Rumors of imminent, wide-scale, mandatory radio-frequency identification (RFID) chipping in humans have circulated for many years. Some claimed Obamacare involved mandatory microchipping (it didn't), others held that a large number of Americans already sported RFID chips, and still more maintained that vulnerable populations, such as the homeless, were being chipped without consent in massive swaths.
A long-circulating variation on the latter claim involved individuals who received government assistance such as food stamps (SNAP) or general forms of what's known as "welfare" (such as Temporary Assistance for Needy Families, or TANF). Claims that welfare recipients would receive mandatory RFID chips weren't novel in January 2016: the unreliable web site Disclose.tv featured a page with much of the same language in November 2011.
Not long after that version appeared, a nearly identical version was published by the disreputable and plagiaristic WorldTruth.tv web site. An undated piece (published on 27 December 2011) on that site involved a mishmash of information tangentially related to the claim about forcible microchipping, primarily citing a 1 December 1999 report from the United States Department of Agriculture.
The sixteen-year-old report focused on preliminary research into the use of "biometric identification technology" for such programs, but it very clearly didn't reference RFID chips. The technologies under discussion were biometric identifiers, not microchip implantation:
Biometric identification technology provides automated methods to identify a person based on physical characteristics — such as fingerprints, hand shape, and characteristics of the eyes and face — as well as behavioral characteristics — including signatures and voice patterns. Although used in law enforcement and defense for several years, it has recently been used in civilian applications and shows some promise to reduce the number of duplicate cases in the Food Stamp Program (FSP) and other assistance programs.
Biometric identification systems are currently operational at some level in Arizona, California (under county initiative, first by Los Angeles County), Connecticut, Illinois, Massachusetts, New Jersey, New York, and Texas. Finger imaging is the principal form of technology used in all eight States, though alternative technologies have simultaneously undergone trials in Massachusetts (facial recognition) and Illinois (retinal scanning). By the end of 2000, new systems are expected to be in place in California (statewide unified system), Delaware, and North Carolina. Other States are currently in the initial planning stages, including Florida, Maryland, Michigan, Mississippi, Pennsylvania, and South Carolina. However, there is little information available at this point regarding the specific course and trajectory these States will follow in terms of system types, implementation schedules, and the benefit programs in which they will implement the new requirement.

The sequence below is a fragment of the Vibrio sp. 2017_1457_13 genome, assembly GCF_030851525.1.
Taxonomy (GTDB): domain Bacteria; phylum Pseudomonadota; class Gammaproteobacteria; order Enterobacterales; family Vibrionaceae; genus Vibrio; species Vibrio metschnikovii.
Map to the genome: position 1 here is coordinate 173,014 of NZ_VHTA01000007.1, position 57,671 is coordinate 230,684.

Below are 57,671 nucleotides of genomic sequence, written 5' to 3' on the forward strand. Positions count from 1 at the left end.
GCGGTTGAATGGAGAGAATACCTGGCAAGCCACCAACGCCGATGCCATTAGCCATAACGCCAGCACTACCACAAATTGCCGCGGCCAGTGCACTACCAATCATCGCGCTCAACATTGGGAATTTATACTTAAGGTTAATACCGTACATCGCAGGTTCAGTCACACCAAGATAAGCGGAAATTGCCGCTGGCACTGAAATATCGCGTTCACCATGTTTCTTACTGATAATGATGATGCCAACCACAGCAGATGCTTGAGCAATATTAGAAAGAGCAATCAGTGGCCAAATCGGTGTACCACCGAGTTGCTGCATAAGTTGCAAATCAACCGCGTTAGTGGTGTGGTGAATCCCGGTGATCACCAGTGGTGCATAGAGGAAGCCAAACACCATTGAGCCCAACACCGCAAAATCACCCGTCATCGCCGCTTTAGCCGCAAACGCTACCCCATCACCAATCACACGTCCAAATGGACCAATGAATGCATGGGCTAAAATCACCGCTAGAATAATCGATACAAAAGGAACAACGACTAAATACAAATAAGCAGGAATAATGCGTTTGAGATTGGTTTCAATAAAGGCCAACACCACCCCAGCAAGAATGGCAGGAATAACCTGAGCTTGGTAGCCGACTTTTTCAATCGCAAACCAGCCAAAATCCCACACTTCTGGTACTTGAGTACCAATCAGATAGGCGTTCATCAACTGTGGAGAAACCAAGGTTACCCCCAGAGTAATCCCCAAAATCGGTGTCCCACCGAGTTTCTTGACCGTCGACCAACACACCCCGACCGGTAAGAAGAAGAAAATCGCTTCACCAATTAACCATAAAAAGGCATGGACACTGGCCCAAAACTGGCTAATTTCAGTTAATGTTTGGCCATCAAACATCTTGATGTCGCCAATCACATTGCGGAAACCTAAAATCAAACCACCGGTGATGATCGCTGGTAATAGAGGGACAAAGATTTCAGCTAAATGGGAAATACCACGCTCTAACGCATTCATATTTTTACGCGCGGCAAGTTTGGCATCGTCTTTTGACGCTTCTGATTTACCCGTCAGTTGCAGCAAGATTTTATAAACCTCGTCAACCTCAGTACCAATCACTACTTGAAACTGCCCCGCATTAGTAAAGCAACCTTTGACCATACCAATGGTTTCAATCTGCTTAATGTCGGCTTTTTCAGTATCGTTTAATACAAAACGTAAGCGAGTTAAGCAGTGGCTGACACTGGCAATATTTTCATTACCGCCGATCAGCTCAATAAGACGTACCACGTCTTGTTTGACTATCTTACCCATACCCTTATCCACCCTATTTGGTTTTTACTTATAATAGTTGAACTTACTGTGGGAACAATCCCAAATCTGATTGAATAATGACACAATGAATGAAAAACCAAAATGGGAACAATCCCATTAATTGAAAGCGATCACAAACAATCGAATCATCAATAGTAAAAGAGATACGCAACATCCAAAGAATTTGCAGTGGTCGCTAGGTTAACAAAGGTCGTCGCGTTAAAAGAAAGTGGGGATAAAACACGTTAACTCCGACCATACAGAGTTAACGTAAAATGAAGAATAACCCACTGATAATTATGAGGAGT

A portion of WorldTruth.tv's page was lifted directly from a conversational thread on Disclose.tv published a few weeks earlier:
I dare you to go to the WIC website, or the EBT website or the SNAP/Food stamp website or the Grocery Manufacturers of america,the food and drug admins, etc. etc. Go to there search field browser and type in RFID,or biometric and WATCH what pops up. I also have Government Links to show the validity of this video.
Go Google this entire sentence ... "Planned Nationwide Usage of the biometric information sharing capability by fiscal year 2009-2013? As well as these below.
Go Google "The human robot operating system" PDF (Super Smoking Gun Proof)
Go to FMI Dot Org. Type 2011 RFID in the search field
Go to www.fns.usda.gov/snap/ebt/ AND TYPE IN 2011 BIOMETRIC OR RFID
Following directives to enter "RFID" into search fields on the listed government sites yielded no results. The United States Department of Agriculture web site, through which federal food stamps provisions are routed, yielded no search hits whatsoever. Some results were returned on FMI.org (the web site of the Food Marketing Institute), but none of them pertained to RFID use by federal agencies on food stamp recipients. All searches led back either to other conspiracy stories, or research unrelated to RFID chips and food stamps or welfare.
This rumor began circulating in 2011 (or earlier), yet since then no food stamp recipients have reported undergoing RFID chipping, forcible or otherwise. No credible items cited (such as the 1999 USDA report) had anything at all to do with RFID chip use in food stamp recipients.